• Low-input, organic, and biodynamic alternatives yielded at 91%, 79%, and 70%, respectively, of the high-input condition.
  • Organic and biodynamic wines were more “textural, rich, vibrant, and spicy” than their conventional counterparts. (pH, TA, and color held constant; high-input wines were a bit higher in alcohol.)

Improved soil health with organic/biodynamic management has been demonstrated numerous times over, and so have the benefits of compost. This study was unusual in making compost a separate variable, showing that both organics/biodynamics and compost, separately, were beneficial. The upside here is the attitude, across the study, that conventional growers can benefit from organic techniques even without undertaking a full-on organic conversion.

The downside is that the “organic” and “biodynamic” management used in the comparison are weak compared with what many committed non-conventional growers undertake. How can you practice biodynamics without compost? “Biodynamic” here seems to have meant nothing more than adding the core preparations 500 and 501, a far, far cry from anything Demeter would certify as honest biodynamics. Even the organic system is pretty bare bones: weed control with mowing and cultivation instead of herbicides; no insecticides or pesticides other than copper. (The low-input condition pulled back on the insecticides and some of the pesticides.)

Talking about those lower yields, the researchers make an important point. Very little research has been done on organic or biodynamic cultivation methods. We could develop better techniques within those systems and preserve environment and fruit quality while improving yields. Many organic/biodynamic growers have surely worked out such techniques on a local scale, which leaves a role for scientists to listen to what they’re doing, identify why it works and how/whether it can be generalized more broadly. Some environmentally conscious wine people are happy to pour their big pharma money (or whatever it might be) into projects they believe in with no thought for financial return, but most are trying to support their families as well as their values. Sharing successful organic/biodynamic techniques — say, for weed management, which was the biggest issue in this study — developing them scientifically, and stamping them with a scientific seal of approval so that they’re not dismissed as just those quacky organic people, will help conventional growers improve their weed management tactics, too. Likely, too, with economic benefits you can appreciate even if you honestly don’t care about trashing the environment for short-term gains.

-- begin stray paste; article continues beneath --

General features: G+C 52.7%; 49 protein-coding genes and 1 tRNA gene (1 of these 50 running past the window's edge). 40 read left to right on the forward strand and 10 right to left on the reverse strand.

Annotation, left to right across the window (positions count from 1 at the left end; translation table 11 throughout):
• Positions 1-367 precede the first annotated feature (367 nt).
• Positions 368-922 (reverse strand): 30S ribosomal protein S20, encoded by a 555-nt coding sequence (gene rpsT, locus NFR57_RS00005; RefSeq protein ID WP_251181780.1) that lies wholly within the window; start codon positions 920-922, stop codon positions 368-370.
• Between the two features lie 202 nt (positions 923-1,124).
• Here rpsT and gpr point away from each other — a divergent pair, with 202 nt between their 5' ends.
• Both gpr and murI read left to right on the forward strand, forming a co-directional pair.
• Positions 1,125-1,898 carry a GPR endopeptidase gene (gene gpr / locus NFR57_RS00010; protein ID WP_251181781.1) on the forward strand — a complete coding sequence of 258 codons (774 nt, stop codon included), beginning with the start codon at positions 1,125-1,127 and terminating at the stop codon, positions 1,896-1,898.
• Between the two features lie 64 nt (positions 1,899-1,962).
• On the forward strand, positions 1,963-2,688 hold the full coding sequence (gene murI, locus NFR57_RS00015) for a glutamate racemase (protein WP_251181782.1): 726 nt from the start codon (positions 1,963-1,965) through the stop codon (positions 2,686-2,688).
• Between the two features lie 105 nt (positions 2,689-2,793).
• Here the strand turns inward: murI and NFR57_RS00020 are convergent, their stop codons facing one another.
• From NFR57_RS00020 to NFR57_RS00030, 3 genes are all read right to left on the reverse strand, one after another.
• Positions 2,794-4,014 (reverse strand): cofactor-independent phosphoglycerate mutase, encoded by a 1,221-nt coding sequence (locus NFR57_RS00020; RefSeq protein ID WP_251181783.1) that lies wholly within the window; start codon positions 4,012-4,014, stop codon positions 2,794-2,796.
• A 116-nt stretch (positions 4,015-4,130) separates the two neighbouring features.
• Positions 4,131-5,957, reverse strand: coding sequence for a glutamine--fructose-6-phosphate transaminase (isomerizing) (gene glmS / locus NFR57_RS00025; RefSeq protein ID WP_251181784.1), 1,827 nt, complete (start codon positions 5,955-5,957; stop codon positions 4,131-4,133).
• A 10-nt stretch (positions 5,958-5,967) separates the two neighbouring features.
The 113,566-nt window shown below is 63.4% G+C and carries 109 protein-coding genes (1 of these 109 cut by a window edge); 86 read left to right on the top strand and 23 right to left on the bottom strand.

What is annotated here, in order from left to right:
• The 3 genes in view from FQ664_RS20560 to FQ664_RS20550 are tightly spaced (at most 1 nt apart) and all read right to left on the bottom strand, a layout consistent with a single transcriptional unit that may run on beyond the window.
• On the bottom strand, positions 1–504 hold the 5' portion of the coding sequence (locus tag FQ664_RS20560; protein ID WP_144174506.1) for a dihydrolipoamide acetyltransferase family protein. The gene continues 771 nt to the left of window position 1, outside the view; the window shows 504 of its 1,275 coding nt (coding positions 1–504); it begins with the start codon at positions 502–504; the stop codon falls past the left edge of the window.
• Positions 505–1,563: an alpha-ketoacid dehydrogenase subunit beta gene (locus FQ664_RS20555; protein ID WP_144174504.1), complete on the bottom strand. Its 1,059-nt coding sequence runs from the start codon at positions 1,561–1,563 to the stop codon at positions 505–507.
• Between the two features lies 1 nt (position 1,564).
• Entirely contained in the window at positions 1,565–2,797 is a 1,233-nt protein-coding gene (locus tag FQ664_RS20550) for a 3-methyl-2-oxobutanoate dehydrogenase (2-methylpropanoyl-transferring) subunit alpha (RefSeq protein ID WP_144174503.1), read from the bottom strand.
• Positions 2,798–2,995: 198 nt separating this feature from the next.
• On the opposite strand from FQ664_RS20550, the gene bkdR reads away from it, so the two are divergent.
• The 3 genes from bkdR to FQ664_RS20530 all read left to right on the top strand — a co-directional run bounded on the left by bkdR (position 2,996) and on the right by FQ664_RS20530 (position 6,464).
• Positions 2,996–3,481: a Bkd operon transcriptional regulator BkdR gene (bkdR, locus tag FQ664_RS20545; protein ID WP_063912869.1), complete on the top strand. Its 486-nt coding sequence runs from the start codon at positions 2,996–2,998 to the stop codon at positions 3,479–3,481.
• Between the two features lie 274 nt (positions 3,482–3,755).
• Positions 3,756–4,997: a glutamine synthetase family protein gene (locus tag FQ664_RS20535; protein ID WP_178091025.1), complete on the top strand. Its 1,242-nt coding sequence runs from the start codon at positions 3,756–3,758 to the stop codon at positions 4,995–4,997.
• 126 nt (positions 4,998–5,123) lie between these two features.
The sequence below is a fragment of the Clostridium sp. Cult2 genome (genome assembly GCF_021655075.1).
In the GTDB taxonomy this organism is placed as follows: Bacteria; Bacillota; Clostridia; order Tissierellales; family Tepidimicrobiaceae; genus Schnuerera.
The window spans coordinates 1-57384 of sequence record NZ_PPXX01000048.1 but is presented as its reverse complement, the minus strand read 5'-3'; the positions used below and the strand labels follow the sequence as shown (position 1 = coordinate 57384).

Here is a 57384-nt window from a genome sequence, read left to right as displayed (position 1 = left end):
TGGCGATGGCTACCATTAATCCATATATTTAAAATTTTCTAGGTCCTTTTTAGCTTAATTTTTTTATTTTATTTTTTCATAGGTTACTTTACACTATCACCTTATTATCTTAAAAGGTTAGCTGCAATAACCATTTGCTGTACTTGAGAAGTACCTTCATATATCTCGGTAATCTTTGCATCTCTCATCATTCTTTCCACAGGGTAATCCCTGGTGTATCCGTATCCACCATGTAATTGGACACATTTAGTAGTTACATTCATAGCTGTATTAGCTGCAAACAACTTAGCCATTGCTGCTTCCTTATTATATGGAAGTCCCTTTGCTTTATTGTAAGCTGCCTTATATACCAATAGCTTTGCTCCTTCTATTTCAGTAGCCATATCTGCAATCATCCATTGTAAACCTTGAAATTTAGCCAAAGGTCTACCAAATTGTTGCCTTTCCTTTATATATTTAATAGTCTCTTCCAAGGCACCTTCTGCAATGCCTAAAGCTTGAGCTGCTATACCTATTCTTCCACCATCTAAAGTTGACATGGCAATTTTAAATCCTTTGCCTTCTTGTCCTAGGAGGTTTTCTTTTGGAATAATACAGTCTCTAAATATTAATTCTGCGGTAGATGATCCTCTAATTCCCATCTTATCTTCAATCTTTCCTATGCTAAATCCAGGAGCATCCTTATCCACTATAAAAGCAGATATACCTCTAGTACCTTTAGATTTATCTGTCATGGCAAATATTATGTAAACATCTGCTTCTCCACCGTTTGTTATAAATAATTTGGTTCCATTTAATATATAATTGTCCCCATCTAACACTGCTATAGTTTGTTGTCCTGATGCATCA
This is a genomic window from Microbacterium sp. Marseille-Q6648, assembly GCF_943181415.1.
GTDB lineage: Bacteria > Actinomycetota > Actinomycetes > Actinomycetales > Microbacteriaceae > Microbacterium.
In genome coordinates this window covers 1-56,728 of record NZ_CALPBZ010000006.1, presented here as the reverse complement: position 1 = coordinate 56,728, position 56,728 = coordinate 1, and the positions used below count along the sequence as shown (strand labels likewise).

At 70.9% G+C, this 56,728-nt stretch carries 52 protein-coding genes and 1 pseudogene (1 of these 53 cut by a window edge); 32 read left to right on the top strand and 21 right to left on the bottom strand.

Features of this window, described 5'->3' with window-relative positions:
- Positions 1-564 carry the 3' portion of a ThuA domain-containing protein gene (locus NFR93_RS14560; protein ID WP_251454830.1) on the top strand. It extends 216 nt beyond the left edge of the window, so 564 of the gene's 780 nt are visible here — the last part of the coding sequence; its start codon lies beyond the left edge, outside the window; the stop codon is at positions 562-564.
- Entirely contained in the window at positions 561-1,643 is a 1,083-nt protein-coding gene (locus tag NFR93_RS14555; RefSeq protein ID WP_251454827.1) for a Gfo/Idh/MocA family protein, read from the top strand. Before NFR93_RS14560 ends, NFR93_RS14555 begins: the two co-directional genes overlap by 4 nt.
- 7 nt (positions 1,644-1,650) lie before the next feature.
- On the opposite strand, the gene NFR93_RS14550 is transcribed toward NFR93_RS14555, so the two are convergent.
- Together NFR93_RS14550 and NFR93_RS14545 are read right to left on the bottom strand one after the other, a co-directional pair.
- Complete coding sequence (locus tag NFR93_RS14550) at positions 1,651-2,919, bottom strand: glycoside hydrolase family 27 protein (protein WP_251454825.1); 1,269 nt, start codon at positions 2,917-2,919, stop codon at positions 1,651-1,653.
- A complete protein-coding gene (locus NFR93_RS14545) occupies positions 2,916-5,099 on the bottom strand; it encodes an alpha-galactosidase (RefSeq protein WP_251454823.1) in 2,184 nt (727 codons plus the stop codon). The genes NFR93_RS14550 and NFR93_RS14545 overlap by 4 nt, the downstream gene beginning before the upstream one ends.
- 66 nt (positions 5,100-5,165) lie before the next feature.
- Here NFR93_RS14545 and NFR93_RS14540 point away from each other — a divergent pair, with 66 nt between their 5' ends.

The researchers should have made another point about those yields. Are the high-input yields a reasonable benchmark? Should we buy short-term gains with long-term environmental and social damage? If your business isn’t “sustainable” without using chemical warfare to eke every last grape out of the earth, then perhaps you need to reconsider your business practices in other areas. It comes back to the old resurrecting dinosaurs argument. Just because we have the technology to do something doesn’t mean we should. The wine might even be more interesting.